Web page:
Gulf Coast Fisherman Magazine Vol 39 No 2 - Spring 2015 | Page 28
by John H. Hook
The Bay Naturalist
ll living things depend on
energy to survive and thrive.
Trout, reds and flounder get
their energy from baitfish and shellfish.
Those baitfish get it from smaller
crustaceans and baitfish who got it from
yet even smaller critters. Go down the
chain far enough and you find something
capturing solar energy by photo-synthesis.
The secret to how many fish of how
many kinds that we have in any bay
system, or any ecosystem for that matter,
is tied to how much energy enters via
photosynthesis. A smaller amount might
be imported, but bays are solar energy
driven machines. Up to a point, or unless
something strange is going on, the more
photosynthesis that’s happening in the
bay, the more fish we have to chase.
Which fish are there is determined
by other factors, but the poundage of fish,
(biomass to marine scientists),
completely depends on photosynthesis
by plants and algae. They need access
to sunlight, water, nutrients and carbon
dioxide in order to maximize the energy
in the bay. There is plenty of most of
that stuff, so the thing that limits how
many fish we have is having a steady
supply of nutrient filled freshwater
coming from land.
Some systems depend more on plant
and algae species attached to the bottom
of shallow bays to maximize energy and
that usually happens when there isn’t
much freshwater entering, like what
happens in the Laguna Madre. In those
cases, nutrients are gathered from muddy
bottoms by seagrasses and water is
usually clear. Bays in the northern Gulf
get lots of freshwater from rivers
delivering nutrients gathered inland.
Tiny algae, phytoplankton, are the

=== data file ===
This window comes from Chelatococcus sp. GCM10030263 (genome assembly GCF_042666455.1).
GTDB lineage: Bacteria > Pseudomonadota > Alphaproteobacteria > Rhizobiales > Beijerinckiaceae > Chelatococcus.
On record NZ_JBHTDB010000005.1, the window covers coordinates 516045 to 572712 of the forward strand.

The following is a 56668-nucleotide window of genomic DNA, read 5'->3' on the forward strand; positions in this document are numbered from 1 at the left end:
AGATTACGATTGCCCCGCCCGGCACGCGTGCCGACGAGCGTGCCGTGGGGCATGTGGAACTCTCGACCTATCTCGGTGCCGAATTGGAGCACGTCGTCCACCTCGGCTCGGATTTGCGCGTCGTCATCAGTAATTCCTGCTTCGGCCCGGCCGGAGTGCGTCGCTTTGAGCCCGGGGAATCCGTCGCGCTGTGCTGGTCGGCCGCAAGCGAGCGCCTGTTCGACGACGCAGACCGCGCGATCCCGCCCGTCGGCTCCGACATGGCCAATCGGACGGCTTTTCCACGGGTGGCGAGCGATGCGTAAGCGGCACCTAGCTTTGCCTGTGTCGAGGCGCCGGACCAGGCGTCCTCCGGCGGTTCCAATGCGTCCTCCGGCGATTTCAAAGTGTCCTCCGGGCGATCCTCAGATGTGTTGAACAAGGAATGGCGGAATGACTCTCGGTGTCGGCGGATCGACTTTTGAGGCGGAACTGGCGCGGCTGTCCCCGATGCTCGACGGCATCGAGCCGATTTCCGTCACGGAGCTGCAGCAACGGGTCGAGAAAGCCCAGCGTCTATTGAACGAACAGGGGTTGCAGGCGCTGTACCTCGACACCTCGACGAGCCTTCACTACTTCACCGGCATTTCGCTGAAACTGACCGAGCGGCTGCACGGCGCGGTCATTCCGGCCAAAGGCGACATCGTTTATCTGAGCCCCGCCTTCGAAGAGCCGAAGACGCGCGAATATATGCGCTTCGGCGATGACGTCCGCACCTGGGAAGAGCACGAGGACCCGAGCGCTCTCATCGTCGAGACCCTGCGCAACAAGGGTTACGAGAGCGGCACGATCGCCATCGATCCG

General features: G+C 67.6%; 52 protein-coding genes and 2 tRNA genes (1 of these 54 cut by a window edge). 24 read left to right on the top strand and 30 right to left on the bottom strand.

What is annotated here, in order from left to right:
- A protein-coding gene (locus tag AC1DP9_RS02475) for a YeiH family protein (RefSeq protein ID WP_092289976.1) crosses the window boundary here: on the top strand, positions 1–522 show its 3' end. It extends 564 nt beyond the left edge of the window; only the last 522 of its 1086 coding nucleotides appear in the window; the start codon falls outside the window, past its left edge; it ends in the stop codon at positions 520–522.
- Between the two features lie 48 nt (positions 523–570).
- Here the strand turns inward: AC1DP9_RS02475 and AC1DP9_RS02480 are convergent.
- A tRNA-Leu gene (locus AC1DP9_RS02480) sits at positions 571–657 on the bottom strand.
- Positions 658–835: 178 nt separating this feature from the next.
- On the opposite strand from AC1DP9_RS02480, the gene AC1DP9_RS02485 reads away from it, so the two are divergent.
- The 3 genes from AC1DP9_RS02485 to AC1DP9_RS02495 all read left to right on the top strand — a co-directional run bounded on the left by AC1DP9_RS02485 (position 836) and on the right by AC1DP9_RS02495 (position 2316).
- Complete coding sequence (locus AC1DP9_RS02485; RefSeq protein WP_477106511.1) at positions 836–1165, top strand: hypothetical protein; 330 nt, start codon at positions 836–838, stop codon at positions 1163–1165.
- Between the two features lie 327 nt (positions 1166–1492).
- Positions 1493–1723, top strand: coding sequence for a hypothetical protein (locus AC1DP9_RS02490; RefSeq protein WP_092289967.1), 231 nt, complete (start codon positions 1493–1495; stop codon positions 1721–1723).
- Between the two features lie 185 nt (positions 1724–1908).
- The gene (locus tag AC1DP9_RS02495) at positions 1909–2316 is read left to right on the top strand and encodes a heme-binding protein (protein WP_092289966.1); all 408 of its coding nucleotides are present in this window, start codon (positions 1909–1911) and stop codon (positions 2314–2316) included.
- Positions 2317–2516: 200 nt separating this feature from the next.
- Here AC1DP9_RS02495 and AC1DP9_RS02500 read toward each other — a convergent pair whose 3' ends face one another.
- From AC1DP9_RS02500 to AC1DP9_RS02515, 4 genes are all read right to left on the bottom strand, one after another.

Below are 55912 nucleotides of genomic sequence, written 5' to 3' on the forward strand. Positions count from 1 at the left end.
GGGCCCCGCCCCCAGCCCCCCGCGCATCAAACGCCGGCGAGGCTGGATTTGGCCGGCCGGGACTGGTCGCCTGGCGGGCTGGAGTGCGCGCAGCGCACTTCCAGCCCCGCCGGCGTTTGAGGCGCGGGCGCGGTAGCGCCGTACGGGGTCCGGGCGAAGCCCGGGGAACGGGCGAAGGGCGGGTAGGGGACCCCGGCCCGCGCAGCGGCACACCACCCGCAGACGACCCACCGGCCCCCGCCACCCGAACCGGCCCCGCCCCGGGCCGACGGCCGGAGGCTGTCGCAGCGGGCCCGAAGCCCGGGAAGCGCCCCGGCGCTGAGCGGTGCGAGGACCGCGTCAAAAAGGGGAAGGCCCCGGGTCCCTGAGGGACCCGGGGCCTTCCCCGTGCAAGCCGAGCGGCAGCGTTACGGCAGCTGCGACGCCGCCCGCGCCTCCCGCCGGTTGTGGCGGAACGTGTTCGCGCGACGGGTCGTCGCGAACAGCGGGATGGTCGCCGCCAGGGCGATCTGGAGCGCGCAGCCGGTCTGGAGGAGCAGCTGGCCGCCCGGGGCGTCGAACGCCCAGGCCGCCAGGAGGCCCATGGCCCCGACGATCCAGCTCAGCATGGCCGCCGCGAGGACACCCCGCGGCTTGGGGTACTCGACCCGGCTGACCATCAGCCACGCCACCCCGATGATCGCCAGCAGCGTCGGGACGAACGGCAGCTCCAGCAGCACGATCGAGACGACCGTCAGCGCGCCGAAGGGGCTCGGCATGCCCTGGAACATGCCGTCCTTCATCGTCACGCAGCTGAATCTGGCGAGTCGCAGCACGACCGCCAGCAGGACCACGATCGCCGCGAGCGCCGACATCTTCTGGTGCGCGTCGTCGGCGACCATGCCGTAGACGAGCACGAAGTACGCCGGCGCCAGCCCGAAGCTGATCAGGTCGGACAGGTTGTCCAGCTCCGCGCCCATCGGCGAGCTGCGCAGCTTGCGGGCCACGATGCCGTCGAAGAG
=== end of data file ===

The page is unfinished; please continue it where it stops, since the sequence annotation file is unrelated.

beneficiaries here and do astounding
amounts of photosynthesis. Galveston
Bay may not boast crystal clear flats, but
those turbid waters are teeming with life
thanks to all the river delivered nutrients.
GULF COAST FISHERMAN
Regardless of how much energy enters
a bay, it has to be distributed. Biologists
look at spreading that energy in a number
of ways, but it starts with its vertical
movement from those photosynthesizers up
through the biggest bay predators.
Transferring energy is a sloppy process. As
a very general rule, ninety percent of
available energy never makes it to the next
higher level. It gets dissipated as waste or
moves into decomposers, but from our
perspective it’s just lost.
A pyramid is usually used to illustrate
this but it is an inaccurate picture. A
wedding cake with each layer being a tenth
the size of the one below would be better.
Redfish that ate crabs that ate shrimp that
ate seaweed would only get one thousandth
of the energy that was originally converted
by seaweed! If it seems that we have
hundreds of times more veggie-eating
mullet than redfish, that’s why.
The other perspective on energy flow
is how it is shared within one of those
levels. Here you have all sorts of species
competing for a very limited resource and
it’s very definitely a fish-eat-fish world.
Competition drives specializatio